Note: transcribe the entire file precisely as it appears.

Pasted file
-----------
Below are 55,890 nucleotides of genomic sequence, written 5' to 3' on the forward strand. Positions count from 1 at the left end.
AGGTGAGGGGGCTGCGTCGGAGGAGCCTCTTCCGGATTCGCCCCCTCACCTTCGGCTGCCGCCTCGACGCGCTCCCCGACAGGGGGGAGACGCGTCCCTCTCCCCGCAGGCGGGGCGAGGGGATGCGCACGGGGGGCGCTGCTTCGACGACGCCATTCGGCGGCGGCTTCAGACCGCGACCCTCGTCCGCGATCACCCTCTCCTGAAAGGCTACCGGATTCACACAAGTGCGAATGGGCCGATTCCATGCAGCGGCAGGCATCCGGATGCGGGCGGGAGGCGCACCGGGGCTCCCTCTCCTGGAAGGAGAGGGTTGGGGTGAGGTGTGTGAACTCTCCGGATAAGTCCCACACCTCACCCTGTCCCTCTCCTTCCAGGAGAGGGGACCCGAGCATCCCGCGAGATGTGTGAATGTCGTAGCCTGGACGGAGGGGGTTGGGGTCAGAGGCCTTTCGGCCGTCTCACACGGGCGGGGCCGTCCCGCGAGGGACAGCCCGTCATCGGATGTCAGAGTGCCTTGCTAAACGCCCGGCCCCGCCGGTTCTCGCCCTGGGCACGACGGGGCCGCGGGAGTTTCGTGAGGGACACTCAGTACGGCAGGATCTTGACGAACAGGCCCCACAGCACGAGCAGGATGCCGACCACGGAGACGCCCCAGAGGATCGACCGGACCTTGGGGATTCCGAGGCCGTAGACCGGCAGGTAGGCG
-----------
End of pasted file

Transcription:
Below are 55,890 nucleotides of genomic sequence, written 5' to 3' on the forward strand. Positions count from 1 at the left end.
AGGTGAGGGGGCTGCGTCGGAGGAGCCTCTTCCGGATTCGCCCCCTCACCTTCGGCTGCCGCCTCGACGCGCTCCCCGACAGGGGGGAGACGCGTCCCTCTCCCCGCAGGCGGGGCGAGGGGATGCGCACGGGGGGCGCTGCTTCGACGACGCCATTCGGCGGCGGCTTCAGACCGCGACCCTCGTCCGCGATCACCCTCTCCTGAAAGGCTACCGGATTCACACAAGTGCGAATGGGCCGATTCCATGCAGCGGCAGGCATCCGGATGCGGGCGGGAGGCGCACCGGGGCTCCCTCTCCTGGAAGGAGAGGGTTGGGGTGAGGTGTGTGAACTCTCCGGATAAGTCCCACACCTCACCCTGTCCCTCTCCTTCCAGGAGAGGGGACCCGAGCATCCCGCGAGATGTGTGAATGTCGTAGCCTGGACGGAGGGGGTTGGGGTCAGAGGCCTTTCGGCCGTCTCACACGGGCGGGGCCGTCCCGCGAGGGACAGCCCGTCATCGGATGTCAGAGTGCCTTGCTAAACGCCCGGCCCCGCCGGTTCTCGCCCTGGGCACGACGGGGCCGCGGGAGTTTCGTGAGGGACACTCAGTACGGCAGGATCTTGACGAACAGGCCCCACAGCACGAGCAGGATGCCGACCACGGAGACGCCCCAGAGGATCGACCGGACCTTGGGGATTCCGAGGCCGTAGACCGGCAGGTAGGCG